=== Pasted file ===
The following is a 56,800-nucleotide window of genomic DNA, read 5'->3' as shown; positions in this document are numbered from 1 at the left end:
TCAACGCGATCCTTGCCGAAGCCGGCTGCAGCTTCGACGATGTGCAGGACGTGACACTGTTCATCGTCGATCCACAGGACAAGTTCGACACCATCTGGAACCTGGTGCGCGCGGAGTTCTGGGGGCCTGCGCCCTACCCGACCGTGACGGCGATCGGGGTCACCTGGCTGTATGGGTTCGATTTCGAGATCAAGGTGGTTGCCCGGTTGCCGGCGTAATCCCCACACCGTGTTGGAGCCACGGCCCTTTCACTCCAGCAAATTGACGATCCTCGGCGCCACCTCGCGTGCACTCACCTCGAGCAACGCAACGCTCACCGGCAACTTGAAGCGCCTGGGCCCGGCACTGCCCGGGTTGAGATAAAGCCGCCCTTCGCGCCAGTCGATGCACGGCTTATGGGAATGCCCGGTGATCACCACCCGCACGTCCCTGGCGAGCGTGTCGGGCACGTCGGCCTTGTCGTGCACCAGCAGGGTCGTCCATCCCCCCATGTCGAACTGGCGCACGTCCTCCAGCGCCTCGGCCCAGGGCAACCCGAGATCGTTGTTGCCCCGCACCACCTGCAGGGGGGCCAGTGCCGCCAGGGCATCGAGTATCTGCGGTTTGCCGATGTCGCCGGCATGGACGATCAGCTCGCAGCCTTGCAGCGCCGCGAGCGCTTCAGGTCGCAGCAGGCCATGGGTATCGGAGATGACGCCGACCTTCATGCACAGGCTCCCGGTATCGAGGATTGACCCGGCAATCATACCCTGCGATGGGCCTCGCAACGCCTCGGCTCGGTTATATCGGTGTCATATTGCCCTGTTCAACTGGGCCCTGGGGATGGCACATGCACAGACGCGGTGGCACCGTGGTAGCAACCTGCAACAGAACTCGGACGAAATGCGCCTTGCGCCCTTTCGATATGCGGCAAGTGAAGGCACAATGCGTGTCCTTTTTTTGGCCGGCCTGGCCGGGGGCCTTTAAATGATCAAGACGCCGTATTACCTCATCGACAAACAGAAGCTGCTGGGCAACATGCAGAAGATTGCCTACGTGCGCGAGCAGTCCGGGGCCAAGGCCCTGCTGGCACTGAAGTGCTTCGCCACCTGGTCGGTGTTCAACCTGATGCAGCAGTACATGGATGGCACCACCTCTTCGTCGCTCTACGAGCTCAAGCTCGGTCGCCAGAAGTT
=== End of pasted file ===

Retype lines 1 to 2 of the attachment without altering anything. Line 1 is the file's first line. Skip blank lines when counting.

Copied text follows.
The following is a 56,800-nucleotide window of genomic DNA, read 5'->3' as shown; positions in this document are numbered from 1 at the left end:
TCAACGCGATCCTTGCCGAAGCCGGCTGCAGCTTCGACGATGTGCAGGACGTGACACTGTTCATCGTCGATCCACAGGACAAGTTCGACACCATCTGGAACCTGGTGCGCGCGGAGTTCTGGGGGCCTGCGCCCTACCCGACCGTGACGGCGATCGGGGTCACCTGGCTGTATGGGTTCGATTTCGAGATCAAGGTGGTTGCCCGGTTGCCGGCGTAATCCCCACACCGTGTTGGAGCCACGGCCCTTTCACTCCAGCAAATTGACGATCCTCGGCGCCACCTCGCGTGCACTCACCTCGAGCAACGCAACGCTCACCGGCAACTTGAAGCGCCTGGGCCCGGCACTGCCCGGGTTGAGATAAAGCCGCCCTTCGCGCCAGTCGATGCACGGCTTATGGGAATGCCCGGTGATCACCACCCGCACGTCCCTGGCGAGCGTGTCGGGCACGTCGGCCTTGTCGTGCACCAGCAGGGTCGTCCATCCCCCCATGTCGAACTGGCGCACGTCCTCCAGCGCCTCGGCCCAGGGCAACCCGAGATCGTTGTTGCCCCGCACCACCTGCAGGGGGGCCAGTGCCGCCAGGGCATCGAGTATCTGCGGTTTGCCGATGTCGCCGGCATGGACGATCAGCTCGCAGCCTTGCAGCGCCGCGAGCGCTTCAGGTCGCAGCAGGCCATGGGTATCGGAGATGACGCCGACCTTCATGCACAGGCTCCCGGTATCGAGGATTGACCCGGCAATCATACCCTGCGATGGGCCTCGCAACGCCTCGGCTCGGTTATATCGGTGTCATATTGCCCTGTTCAACTGGGCCCTGGGGATGGCACATGCACAGACGCGGTGGCACCGTGGTAGCAACCTGCAACAGAACTCGGACGAAATGCGCCTTGCGCCCTTTCGATATGCGGCAAGTGAAGGCACAATGCGTGTCCTTTTTTTGGCCGGCCTGGCCGGGGGCCTTTAAATGATCAAGACGCCGTATTACCTCATCGACAAACAGAAGCTGCTGGGCAACATGCAGAAGATTGCCTACGTGCGCGAGCAGTCCGGGGCCAAGGCCCTGCTGGCACTGAAGTGCTTCGCCACCTGGTCGGTGTTCAACCTGATGCAGCAGTACATGGATGGCACCACCTCTTCGTCGCTCTACGAGCTCAAGCTCGGTCGCCAGAAGTT